From Publishers Weekly
In her newest book, Schlessinger (10 Stupid Things Women Do to Mess Up Their Lives) relies upon her experience in private practice, radio and letters she received from men and women in tackling the issue of women who mistreat their men and suffer the consequences of unhappiness. The women who criticize their husbands in the stories that Schlessinger relates are depressed in their marriages and feel little love from their husbands. Unabashedly asserting that man is a "very simple creature," who needs only "direct communication, respect, appreciation, food, and good loving'" to respond with devotion, compassion and love, this controversial marriage and family therapist claims that every woman can achieve a deeply satisfying marriage if she adheres to certain fundamentals men require. Preparing dinner, caring for the children without complaint, greeting her husband with a kiss and engaging in sexual intimacy instead of "tearing down a husband's necessary sense of strength and importance" can result in the harmonious marriage women crave. While many of her listeners and readers claim her unequivocal advice has salvaged teetering marriages and improved marital harmony, others perceive Schlessinger as a throwback to what many see as years of female oppression in the home.
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Dr. Laura gets back into the battle of the sexes in this new offering, which will bring Marabel Morgan's Total Woman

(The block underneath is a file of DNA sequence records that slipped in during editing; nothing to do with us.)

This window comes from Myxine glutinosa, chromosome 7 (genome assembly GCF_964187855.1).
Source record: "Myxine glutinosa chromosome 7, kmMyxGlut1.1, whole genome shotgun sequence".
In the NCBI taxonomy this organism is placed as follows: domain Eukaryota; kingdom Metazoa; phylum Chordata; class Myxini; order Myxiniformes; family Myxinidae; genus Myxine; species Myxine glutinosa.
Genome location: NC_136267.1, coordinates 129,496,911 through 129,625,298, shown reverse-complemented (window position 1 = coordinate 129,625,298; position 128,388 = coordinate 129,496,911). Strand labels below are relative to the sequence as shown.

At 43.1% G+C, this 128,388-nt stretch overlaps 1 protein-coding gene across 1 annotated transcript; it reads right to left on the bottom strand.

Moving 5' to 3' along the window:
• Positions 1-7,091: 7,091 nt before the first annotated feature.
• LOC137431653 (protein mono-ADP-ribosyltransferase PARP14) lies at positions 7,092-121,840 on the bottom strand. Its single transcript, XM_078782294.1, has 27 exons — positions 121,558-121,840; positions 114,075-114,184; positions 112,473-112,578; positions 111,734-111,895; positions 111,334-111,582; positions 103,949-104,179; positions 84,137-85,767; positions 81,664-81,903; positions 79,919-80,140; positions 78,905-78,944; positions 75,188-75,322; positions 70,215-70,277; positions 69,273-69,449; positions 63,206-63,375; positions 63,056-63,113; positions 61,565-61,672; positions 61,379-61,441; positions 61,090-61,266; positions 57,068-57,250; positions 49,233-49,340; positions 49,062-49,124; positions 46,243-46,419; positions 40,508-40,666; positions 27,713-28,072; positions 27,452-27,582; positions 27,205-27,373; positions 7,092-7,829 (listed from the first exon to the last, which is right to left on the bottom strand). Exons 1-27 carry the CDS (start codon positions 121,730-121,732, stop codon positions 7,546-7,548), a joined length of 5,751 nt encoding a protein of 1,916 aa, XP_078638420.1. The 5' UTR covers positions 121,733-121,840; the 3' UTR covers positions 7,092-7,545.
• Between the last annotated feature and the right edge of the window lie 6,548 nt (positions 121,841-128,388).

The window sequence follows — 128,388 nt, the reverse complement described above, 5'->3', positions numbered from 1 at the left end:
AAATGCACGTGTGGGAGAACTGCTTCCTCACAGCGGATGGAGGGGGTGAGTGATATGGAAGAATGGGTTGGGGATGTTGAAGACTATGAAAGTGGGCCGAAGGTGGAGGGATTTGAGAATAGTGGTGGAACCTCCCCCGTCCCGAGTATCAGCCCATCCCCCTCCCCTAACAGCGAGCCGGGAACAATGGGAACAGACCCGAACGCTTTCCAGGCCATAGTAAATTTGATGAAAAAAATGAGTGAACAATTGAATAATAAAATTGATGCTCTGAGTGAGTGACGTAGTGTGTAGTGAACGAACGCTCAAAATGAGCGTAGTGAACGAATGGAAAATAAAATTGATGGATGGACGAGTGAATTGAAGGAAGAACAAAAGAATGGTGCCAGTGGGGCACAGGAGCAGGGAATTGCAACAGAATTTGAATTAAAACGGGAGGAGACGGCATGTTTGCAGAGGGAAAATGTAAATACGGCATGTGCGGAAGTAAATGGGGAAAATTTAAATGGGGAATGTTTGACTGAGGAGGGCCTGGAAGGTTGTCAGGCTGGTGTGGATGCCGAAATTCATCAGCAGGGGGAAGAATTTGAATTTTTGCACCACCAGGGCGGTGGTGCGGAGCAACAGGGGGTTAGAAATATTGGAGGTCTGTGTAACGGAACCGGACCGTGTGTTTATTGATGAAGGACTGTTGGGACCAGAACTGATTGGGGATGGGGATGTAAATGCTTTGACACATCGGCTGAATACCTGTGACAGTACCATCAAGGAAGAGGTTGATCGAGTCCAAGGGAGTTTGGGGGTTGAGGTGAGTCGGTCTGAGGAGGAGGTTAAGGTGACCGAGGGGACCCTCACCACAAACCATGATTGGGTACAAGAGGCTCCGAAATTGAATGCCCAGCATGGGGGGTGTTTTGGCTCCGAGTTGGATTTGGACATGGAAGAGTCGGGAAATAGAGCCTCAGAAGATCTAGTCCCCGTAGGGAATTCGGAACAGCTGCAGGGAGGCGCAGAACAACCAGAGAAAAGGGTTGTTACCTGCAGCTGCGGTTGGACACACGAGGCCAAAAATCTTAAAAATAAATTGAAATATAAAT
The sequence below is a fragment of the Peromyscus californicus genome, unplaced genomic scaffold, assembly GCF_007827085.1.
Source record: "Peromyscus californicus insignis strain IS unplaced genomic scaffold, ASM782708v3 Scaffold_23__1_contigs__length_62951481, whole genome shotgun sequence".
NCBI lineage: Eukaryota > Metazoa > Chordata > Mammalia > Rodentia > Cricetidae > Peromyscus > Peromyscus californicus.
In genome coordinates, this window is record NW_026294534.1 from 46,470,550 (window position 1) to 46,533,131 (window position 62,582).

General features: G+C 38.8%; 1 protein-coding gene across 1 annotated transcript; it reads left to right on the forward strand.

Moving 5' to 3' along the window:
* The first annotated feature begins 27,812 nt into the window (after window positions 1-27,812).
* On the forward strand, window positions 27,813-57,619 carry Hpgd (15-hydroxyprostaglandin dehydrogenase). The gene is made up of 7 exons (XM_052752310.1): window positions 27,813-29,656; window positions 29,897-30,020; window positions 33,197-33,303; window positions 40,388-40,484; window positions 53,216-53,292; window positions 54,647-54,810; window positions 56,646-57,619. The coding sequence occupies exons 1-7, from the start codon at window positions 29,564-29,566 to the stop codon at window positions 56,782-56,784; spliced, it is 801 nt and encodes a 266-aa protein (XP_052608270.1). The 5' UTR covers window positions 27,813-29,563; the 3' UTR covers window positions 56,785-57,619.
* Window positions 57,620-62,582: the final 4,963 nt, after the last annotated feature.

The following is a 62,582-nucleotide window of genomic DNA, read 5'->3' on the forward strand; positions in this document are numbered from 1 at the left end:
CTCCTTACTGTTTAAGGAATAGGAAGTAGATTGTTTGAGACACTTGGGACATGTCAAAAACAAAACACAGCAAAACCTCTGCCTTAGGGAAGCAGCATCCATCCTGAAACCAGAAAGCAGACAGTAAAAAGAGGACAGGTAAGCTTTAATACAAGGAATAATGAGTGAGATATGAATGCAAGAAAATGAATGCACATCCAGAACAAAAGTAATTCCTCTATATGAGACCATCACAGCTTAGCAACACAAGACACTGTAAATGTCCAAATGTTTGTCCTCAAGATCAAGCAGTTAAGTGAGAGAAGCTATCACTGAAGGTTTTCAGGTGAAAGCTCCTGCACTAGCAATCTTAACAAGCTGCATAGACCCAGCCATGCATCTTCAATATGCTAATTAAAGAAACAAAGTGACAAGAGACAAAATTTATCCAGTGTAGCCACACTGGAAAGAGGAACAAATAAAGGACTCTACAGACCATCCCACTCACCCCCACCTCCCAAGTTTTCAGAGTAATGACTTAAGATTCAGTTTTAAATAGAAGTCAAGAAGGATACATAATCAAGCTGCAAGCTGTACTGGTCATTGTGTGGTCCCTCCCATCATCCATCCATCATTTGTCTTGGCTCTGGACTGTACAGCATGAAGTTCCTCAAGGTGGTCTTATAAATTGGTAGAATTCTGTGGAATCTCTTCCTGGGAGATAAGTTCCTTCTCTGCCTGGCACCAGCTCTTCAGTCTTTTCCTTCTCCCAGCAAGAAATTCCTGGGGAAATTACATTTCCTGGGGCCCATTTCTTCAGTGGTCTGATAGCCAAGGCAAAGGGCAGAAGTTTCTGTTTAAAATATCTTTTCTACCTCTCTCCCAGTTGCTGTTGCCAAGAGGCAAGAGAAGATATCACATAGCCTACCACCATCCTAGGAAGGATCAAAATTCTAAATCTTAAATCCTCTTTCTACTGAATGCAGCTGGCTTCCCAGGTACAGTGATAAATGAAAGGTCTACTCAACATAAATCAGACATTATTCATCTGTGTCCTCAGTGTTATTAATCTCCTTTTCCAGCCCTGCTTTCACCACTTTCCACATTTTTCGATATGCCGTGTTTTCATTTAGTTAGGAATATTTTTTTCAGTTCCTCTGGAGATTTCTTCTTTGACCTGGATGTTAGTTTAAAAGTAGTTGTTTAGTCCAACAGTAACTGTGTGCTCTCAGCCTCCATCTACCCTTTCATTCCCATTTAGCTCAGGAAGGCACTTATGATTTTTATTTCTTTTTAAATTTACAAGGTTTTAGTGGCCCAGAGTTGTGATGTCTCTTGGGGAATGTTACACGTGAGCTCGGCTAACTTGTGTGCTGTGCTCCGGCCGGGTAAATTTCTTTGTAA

(1975) to the minds of readers of a certain age. Schlessinger doesn't advise women to greet their husband in saran wrap, as Morgan did, but she does tell women to shape up, literally and figuratively. Women need to understand that men are sensitive creatures who want to protect and cherish their wives. Is it any wonder that marriages go bad when churlish female spouses withdraw their affection, make unreasonable demands, and don't understand the male nature? In point of fact, there is nothing wrong with (or revolutionary about) Schlessinger's core point: be nicer and more nurturing to your spouse, and he will be nicer to you. But she beats her message to death, resorting to wild generalizations; repeating ideas, thoughts, and phrases ad infinitum; and bolstering her arguments with endless examples from callers and fax writers who are all making mistakes until shown the light. Not surprisingly, Dr. Laura promises no similar title for the care and feeding of wives. Apparently there would be no fun in that. Ilene CooperCopyright © American Library Association. All rights reserved